Be that as it may, the number of deities in the universe is not pertinent to this essay. What is the scientific viewpoint? Simply put, it is that there is no evidence for single or multiple deities of any kind. They are all figments of the intelligent imagination. But today, ironically, a negative feedback effect has set in: The average intelligence is no longer increasing. There are too many people, too much poverty, too much ignorance.
And too many suicide bombers. Picture this scenario: If a bomber is caught before he detonates, and appears in court before a judge, he can plead that he believes in a deity, that the deity programmed him to blow up the hated enemy, so he is simply following orders, and is therefore innocent. We’ve heard this argument before, of course. The bomber, however, has a good defense because the judge, prosecutor, police, and average person, in fact, all believe in a deity (and also, to varying degrees, in creationism, unidentified flying objects, extrasensory perception, ectoplasm, and so forth).
It seems obvious that, to get at the root of the problem, we should teach the scientific viewpoint, exclusively, in our schools. Alas, many in the scientific community itself pay lip service to separation of church and state in the public schools, while heroically endeavoring to make them compatible.
Some of my scientist friends believe in a deity, but they recognize that science and religion are incompatible. How do they survive this dilemma? They separate that part of their lives from the battles between science versus the paranormal. They lead double lives, in a sense, but it works for them.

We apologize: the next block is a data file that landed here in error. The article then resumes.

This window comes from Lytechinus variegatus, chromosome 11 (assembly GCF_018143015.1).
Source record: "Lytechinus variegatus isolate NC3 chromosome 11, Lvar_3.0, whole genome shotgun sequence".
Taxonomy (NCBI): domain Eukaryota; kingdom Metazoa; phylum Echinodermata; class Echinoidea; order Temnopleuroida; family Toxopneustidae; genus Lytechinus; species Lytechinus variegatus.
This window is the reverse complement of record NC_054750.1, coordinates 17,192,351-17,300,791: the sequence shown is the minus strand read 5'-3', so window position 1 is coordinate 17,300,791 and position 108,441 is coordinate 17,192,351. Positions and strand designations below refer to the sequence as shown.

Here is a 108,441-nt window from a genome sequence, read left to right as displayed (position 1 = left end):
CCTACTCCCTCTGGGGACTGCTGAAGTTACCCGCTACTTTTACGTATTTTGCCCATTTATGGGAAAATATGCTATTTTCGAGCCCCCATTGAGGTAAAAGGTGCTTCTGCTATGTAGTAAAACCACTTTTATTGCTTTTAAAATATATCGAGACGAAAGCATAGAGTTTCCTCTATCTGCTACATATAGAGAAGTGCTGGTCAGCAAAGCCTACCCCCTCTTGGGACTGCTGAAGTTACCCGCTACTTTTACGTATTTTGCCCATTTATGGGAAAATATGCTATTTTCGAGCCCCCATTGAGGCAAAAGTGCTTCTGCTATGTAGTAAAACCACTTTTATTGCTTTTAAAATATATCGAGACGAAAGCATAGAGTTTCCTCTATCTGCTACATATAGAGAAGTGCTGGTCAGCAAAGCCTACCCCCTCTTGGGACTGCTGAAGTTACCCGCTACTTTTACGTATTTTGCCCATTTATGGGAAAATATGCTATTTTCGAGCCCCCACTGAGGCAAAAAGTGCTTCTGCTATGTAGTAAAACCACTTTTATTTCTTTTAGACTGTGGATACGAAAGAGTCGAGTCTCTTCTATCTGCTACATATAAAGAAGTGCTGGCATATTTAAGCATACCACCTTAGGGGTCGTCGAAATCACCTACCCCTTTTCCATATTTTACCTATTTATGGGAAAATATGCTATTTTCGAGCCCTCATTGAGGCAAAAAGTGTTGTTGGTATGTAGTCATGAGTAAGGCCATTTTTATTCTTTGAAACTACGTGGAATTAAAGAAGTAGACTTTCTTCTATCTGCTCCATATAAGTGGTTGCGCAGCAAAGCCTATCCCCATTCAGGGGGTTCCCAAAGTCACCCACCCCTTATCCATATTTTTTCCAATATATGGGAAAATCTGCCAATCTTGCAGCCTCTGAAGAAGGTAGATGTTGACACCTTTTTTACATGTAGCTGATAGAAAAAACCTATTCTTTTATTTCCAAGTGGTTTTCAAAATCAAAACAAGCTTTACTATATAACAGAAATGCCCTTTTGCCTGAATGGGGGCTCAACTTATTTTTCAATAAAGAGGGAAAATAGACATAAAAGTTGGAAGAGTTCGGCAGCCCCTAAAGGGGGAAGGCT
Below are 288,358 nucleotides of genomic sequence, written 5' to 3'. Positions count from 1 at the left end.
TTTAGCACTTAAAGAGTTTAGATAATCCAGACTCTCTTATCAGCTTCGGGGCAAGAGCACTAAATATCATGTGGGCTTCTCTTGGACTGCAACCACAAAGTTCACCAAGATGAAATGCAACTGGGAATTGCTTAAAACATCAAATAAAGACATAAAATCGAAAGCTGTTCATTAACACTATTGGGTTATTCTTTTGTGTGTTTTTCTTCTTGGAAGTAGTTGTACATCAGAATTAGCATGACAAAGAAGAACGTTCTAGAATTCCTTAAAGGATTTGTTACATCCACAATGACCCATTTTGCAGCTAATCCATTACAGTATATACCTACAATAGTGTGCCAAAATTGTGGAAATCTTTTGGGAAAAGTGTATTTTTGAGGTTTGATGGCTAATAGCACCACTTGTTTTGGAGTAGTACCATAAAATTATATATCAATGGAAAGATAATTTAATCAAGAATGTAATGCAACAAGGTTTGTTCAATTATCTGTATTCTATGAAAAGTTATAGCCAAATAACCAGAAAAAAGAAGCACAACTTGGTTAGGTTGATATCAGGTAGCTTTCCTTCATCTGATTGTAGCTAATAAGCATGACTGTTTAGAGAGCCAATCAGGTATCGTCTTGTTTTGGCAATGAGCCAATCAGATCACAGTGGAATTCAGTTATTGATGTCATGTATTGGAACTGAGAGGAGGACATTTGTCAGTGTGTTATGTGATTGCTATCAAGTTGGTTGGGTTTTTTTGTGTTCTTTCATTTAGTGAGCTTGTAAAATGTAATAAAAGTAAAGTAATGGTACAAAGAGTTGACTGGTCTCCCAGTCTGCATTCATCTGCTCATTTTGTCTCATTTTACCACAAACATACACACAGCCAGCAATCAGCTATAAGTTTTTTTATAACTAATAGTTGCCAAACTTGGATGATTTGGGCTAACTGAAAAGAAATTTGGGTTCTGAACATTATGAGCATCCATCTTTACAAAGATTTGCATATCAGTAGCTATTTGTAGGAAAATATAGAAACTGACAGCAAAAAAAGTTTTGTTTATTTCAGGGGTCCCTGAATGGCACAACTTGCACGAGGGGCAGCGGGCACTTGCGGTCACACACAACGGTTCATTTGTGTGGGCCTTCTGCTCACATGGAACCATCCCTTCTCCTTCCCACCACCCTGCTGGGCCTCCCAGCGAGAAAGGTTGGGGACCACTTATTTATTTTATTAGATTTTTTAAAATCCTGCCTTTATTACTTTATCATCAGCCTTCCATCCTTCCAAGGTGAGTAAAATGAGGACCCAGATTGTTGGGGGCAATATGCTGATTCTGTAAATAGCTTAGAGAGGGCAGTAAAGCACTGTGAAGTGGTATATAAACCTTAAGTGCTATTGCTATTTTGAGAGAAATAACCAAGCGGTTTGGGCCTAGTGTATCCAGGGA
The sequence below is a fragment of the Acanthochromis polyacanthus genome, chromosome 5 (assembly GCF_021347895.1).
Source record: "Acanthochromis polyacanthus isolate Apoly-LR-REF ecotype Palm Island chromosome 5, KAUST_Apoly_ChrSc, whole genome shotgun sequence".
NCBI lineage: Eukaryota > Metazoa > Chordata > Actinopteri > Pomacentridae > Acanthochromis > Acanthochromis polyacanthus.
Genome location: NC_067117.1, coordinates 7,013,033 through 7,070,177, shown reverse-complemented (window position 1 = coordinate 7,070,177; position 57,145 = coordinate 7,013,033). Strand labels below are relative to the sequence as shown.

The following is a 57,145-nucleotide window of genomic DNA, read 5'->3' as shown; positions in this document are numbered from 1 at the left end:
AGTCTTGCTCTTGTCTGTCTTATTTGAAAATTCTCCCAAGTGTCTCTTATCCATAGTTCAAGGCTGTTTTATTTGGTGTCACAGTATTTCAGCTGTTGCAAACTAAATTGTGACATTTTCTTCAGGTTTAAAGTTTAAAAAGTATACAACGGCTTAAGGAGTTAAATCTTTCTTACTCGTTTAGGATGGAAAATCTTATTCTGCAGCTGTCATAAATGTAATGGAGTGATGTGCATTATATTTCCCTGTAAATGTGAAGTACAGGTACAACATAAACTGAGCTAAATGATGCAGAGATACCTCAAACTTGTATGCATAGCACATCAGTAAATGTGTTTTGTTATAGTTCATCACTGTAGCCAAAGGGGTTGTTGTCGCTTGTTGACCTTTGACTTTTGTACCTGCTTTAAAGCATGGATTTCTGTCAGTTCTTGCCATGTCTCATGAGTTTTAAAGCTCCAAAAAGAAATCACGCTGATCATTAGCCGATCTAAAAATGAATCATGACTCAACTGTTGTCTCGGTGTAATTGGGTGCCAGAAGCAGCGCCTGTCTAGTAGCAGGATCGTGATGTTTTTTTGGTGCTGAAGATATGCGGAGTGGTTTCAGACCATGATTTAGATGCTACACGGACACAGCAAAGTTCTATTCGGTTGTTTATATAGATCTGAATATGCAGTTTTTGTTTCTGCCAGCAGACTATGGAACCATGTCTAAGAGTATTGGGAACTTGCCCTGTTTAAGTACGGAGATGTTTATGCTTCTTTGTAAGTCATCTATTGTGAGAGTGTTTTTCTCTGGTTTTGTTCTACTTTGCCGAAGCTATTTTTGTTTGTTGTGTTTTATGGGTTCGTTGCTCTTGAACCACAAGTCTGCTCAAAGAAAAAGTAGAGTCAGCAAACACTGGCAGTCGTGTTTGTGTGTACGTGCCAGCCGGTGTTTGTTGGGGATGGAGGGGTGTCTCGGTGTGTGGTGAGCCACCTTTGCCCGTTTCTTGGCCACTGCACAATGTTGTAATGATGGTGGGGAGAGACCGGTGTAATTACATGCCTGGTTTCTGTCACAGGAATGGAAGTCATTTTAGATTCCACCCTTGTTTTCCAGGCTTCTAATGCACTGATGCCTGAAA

Not so for an appreciable proportion of the scientific community, who cannot separate. Three examples, out of many, come to mind:
1) Intelligent Design: How can the Big Bang lead to hydrogen and helium atoms, to galaxies, to stars, to heavier elements, to planets, and to intelligent life? Many scientists argue that “intelligent design” is behind it all. But this is a euphemism for “a deity” is behind it all. A counter-argument is that an intelligent designer would not be such a slowpoke and take some four billion years from the start of life to where we are today – it could have been done much faster. Would an intelligent designer have us self-destruct by plundering the planet? And what about the litany of man’s inhumanity to man?